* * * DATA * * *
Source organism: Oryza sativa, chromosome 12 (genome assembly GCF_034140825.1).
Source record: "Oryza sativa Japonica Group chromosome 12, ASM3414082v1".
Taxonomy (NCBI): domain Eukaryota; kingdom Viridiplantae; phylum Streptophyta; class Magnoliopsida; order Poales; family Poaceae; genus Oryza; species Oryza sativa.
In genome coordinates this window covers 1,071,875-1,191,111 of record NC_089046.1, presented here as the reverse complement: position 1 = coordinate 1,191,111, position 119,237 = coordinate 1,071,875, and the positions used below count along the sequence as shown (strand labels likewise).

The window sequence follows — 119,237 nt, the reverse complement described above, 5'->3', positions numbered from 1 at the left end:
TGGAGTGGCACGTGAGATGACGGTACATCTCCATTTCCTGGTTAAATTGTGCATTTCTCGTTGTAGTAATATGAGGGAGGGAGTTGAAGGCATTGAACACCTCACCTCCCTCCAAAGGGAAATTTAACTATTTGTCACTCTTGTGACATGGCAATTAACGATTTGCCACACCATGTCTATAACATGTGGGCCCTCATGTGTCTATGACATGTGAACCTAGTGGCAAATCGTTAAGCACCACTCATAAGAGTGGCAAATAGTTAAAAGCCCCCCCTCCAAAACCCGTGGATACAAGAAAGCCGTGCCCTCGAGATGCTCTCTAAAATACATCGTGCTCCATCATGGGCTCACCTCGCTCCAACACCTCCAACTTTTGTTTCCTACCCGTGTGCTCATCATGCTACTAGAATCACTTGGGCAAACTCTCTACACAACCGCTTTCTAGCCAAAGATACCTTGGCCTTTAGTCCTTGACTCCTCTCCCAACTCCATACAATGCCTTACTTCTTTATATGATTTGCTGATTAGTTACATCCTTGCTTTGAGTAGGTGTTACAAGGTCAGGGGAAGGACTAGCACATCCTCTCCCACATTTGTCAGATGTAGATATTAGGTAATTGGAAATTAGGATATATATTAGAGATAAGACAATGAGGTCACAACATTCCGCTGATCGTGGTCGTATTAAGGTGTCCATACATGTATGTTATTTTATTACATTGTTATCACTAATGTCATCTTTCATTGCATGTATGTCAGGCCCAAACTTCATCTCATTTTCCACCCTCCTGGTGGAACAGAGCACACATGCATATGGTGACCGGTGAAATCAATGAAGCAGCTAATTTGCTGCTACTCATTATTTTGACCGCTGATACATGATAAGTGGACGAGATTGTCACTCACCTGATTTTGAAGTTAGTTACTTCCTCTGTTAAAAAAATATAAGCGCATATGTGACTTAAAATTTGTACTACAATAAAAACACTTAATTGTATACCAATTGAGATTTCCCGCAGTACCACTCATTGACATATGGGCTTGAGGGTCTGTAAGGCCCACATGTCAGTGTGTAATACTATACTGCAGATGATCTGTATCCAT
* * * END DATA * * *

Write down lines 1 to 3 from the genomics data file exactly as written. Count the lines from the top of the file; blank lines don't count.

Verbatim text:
Source organism: Oryza sativa, chromosome 12 (genome assembly GCF_034140825.1).
Source record: "Oryza sativa Japonica Group chromosome 12, ASM3414082v1".
Taxonomy (NCBI): domain Eukaryota; kingdom Viridiplantae; phylum Streptophyta; class Magnoliopsida; order Poales; family Poaceae; genus Oryza; species Oryza sativa.